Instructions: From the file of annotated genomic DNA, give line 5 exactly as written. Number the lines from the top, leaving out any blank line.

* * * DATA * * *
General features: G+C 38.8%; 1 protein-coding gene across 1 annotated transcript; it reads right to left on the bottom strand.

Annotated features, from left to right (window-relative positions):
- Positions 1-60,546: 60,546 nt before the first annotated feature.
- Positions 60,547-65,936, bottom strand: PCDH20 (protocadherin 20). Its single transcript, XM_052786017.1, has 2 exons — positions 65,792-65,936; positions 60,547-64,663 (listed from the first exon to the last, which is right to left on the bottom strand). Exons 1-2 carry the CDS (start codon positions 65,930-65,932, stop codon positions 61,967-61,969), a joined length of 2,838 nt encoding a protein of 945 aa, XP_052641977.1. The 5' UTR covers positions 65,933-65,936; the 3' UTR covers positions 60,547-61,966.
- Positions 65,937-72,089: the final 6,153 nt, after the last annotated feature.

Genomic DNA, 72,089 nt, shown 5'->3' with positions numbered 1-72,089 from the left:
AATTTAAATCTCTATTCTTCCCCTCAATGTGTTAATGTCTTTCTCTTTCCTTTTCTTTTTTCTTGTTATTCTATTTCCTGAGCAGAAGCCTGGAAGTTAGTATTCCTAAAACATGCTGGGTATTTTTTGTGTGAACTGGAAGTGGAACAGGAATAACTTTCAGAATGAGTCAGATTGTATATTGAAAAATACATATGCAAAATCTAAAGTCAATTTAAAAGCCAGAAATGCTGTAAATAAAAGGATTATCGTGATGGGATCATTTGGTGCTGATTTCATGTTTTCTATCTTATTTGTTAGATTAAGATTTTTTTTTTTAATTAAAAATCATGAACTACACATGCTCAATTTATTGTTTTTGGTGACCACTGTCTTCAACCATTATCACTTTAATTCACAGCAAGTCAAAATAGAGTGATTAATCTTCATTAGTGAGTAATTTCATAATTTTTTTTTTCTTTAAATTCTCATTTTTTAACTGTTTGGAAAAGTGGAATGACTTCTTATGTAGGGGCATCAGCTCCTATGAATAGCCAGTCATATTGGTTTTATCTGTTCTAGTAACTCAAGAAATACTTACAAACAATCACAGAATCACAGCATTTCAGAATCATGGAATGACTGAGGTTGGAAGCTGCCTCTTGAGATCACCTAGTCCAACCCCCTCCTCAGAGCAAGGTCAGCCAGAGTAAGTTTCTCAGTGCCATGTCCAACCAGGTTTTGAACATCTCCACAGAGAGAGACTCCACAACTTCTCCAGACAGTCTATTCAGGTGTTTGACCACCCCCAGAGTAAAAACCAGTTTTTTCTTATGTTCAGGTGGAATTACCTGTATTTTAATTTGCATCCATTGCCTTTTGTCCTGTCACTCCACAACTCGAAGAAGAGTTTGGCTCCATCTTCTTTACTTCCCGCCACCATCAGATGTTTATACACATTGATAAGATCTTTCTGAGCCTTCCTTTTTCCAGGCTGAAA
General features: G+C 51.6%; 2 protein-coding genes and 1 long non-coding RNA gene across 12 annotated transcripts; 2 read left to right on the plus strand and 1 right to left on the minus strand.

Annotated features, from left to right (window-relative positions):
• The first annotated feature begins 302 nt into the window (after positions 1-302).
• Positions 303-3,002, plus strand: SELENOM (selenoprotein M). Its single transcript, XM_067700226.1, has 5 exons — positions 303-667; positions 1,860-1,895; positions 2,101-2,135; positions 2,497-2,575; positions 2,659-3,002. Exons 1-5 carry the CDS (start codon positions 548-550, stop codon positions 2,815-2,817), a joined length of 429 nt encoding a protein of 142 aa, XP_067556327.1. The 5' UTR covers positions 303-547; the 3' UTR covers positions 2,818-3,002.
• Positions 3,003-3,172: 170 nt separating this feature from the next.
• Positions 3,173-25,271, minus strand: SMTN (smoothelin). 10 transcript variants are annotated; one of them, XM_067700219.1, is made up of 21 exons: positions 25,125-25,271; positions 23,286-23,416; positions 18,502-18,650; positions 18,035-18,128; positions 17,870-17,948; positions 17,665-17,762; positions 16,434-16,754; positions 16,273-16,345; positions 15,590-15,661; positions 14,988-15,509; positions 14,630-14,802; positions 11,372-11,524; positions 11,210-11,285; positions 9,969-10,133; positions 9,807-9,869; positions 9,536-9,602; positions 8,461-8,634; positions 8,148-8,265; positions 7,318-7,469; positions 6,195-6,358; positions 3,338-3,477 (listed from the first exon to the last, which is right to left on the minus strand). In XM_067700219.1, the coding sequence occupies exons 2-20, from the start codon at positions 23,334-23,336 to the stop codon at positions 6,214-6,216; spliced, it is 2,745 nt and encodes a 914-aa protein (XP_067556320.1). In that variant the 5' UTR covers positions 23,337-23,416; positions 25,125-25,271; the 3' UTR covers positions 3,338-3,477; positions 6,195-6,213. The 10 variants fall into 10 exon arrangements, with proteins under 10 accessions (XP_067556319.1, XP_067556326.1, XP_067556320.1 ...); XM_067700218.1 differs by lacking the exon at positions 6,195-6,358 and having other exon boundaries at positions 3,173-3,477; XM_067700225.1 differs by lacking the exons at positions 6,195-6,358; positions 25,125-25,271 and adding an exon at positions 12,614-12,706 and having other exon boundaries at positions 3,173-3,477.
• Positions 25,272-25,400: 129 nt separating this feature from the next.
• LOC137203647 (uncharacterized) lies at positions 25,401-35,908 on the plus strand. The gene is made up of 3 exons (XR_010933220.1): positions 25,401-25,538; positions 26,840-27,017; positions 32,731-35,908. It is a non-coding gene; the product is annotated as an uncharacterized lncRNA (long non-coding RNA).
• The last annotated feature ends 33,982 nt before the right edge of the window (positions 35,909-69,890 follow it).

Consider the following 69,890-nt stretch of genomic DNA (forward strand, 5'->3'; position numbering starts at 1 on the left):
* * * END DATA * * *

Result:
- Positions 65,937-72,089: the final 6,153 nt, after the last annotated feature.